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Managing the Transitions in Aviation Operations

Managing the Transitions in Aviation Operations

Managing the Transitions in Aviation Operations

 

COL. JASON MILLER
Deputy Commander
U.S. Army Combat Readiness Center
Fort Rucker, Alabama

We’ve all heard that there’s no such thing as a “routine mission” in Army Aviation. Time and again, mishap investigations have proven this to be true. The devil is often in the transitions before and after the primary mission. The paragraphs below detail the most common findings in recent Class A aviation mishap investigations.

Risk-Common Operating Picture (R-COP): While mishap units might have an RCOP on file, investigations show they often failed to identify several key factors that increased mission risk. Missed factors include operational environment (dust/sand/terrain), fighter management and currency in night vision system training. Exclusion of these considerations means the mission briefing officer (MBO) and approval authority miss critical information in determining proper crew selection for mission success. Units should regularly scrub their R-COPs and make sure they cover all factors affecting unit operations, whether for training or in combat conditions.

Aircrew Training Program (ATP): Investigations often find that the unit was inadequately managing its ATP. Left unchecked by leadership, “small” deviations from standard can quickly turn “normalized.” Commanders and their standardization staff, including the aviation safety officer, must review their ATPs regularly and monitor the health of the program by conducting no-notice evaluations and commander fly-alongs, sitting in on MBO briefings, and taking a direct role in developing unit training to ensure it meets the standard.

MBO Training: It can be argued that MBO training is the final defense in mishap prevention, but investigations show deficiencies in some training programs. The mission brief is the last opportunity for a risk check prior to the crew’s departure, and MBOs must know the right questions to ask and fully understand crew requirements for the specific mission at hand. Commanders at all levels have a stake in designing and validating their MBO training program and should conduct periodic reviews to ensure it remains on target.

Staff Planning: Investigations are revealing the absence of key staff officers (to include the safety officer) in mission planning and a lack of detail in the Deliberate Risk Assessment Worksheet. Ensuring the right emphasis is placed on the planning process allows units to war-game hazards and contingencies and implement controls before mission execution. Leaders must treat the DRAW and R-COP as living, evolving documents, not a paperwork drill, and ensure the correct experts are part of the planning process. Furthermore, through intent and mission command, subordinates must be empowered to make dynamic risk decisions when conditions, environment and missions change to ensure successful mission execution.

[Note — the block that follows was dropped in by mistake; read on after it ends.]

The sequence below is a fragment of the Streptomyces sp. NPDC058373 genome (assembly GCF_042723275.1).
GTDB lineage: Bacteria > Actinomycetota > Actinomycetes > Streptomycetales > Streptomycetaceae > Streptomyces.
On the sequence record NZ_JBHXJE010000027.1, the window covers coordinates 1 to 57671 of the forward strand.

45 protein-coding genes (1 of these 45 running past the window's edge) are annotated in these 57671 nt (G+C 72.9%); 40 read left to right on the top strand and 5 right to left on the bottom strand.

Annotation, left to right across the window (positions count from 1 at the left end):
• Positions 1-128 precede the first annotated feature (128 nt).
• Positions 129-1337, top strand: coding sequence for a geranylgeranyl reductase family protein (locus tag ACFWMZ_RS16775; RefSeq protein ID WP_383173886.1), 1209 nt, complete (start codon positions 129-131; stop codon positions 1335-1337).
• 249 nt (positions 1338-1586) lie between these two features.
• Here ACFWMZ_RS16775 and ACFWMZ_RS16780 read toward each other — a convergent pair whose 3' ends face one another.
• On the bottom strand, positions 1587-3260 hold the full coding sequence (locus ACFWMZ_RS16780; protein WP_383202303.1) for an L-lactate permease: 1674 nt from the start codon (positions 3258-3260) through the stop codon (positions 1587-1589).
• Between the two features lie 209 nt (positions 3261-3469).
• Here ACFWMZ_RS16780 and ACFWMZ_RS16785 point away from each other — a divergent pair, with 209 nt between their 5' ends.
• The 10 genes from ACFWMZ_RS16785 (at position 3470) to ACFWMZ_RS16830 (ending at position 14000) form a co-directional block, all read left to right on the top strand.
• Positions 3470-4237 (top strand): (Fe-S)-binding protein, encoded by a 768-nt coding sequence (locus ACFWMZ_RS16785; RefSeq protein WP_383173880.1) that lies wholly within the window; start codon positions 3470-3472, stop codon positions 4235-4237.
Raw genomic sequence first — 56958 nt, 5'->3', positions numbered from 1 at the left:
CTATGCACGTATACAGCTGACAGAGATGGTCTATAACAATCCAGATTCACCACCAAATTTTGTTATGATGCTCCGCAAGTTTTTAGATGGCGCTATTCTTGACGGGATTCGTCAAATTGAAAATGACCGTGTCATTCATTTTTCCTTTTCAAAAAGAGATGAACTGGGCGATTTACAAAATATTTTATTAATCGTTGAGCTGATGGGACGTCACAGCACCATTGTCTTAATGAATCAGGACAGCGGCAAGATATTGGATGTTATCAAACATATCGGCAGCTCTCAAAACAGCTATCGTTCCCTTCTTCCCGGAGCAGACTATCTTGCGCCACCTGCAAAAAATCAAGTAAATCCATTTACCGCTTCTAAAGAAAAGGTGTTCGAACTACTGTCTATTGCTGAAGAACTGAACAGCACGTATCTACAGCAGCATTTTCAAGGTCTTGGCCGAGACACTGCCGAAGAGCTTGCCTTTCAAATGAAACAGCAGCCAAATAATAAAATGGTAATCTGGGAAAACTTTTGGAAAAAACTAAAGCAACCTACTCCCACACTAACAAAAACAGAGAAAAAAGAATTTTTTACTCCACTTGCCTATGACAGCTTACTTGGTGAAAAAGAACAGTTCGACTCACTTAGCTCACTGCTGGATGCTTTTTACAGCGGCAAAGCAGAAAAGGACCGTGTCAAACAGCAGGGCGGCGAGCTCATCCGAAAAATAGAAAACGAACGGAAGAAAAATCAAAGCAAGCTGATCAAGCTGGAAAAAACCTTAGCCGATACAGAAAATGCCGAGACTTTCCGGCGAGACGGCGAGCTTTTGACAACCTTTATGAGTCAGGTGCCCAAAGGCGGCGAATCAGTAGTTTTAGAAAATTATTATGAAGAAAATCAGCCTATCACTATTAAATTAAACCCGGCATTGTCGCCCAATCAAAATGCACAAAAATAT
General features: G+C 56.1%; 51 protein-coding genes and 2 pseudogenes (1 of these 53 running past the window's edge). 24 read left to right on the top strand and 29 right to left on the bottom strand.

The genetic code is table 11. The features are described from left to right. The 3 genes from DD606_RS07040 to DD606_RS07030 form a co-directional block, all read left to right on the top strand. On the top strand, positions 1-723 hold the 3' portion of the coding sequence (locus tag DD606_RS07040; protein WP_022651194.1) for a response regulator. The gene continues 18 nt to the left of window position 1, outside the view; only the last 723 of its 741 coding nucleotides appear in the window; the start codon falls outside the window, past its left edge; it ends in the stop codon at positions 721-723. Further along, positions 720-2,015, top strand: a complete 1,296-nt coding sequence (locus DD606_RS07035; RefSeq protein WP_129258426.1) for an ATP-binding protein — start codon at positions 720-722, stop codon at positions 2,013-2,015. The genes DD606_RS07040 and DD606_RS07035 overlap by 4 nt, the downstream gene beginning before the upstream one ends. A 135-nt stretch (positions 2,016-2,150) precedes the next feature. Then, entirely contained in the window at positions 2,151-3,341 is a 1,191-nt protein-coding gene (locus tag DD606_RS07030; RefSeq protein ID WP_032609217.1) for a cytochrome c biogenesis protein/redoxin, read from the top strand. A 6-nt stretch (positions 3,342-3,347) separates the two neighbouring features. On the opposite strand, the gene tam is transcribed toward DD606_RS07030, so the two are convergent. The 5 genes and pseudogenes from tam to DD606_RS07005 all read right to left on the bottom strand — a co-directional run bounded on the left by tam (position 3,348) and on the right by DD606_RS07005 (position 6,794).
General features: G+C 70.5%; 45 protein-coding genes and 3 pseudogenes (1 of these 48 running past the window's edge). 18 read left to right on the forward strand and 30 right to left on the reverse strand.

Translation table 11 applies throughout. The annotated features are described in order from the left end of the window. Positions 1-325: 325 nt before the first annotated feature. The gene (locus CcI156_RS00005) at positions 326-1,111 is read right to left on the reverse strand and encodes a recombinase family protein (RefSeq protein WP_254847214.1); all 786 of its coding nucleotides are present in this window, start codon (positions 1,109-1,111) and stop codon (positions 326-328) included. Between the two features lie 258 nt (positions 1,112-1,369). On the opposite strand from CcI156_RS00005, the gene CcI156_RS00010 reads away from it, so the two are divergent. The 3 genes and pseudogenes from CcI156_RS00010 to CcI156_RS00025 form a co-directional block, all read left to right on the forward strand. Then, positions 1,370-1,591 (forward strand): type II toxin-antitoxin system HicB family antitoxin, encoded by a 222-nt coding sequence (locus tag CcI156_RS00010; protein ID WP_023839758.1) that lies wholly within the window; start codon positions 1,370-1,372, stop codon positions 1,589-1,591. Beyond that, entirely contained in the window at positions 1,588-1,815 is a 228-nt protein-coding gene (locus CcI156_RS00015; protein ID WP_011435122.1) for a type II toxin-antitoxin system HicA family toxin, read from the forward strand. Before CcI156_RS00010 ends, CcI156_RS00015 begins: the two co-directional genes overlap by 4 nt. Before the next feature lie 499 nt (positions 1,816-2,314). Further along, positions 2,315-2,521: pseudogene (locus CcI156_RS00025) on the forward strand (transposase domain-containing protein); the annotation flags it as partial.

Crew Complacency: Complacency is a natural byproduct of all the above — standards deviations, inadequate planning and training, and insufficient risk management. Leaders and aviators alike should routinely self-check to ensure they aren’t becoming complacent both in and out of the aircraft. Additionally, complacency can have a dramatic effect on one of the most important aspects of successful mission execution, and that is crew coordination. Everyone must understand the dangers of becoming too comfortable in such a risky profession.

Rehearsals: Just as on the ground side of operations, aviation mishap investigations are increasingly uncovering a lack of pre-mission rehearsals. Rehearsals give crews an opportunity to address hazards before, during and after the principal operation and can help identify small glitches that could lead to a catastrophic event. Standardizing rehearsals prior to each flight gives commanders a prime opportunity to implement controls and drive risk down to acceptable levels. It will also train subordinates and build our professional bench on what “right” looks like.

As you can see, each failure within the system ultimately cascades to the mishap. Implementing controls, following SOPs, maintaining standards, conducting comprehensive training and planning appropriately with the correct personnel (i.e., standardization instructors and aviation safety officers) while standardizing pre-mission rehearsals will go a long way toward safe mission accomplishment.

Readiness Through Safety!

 

 

  • 1 March 2020
  • Author: USACRC Editor
  • Number of views: 439
  • Comments: 0
Categories: On-DutyAviation
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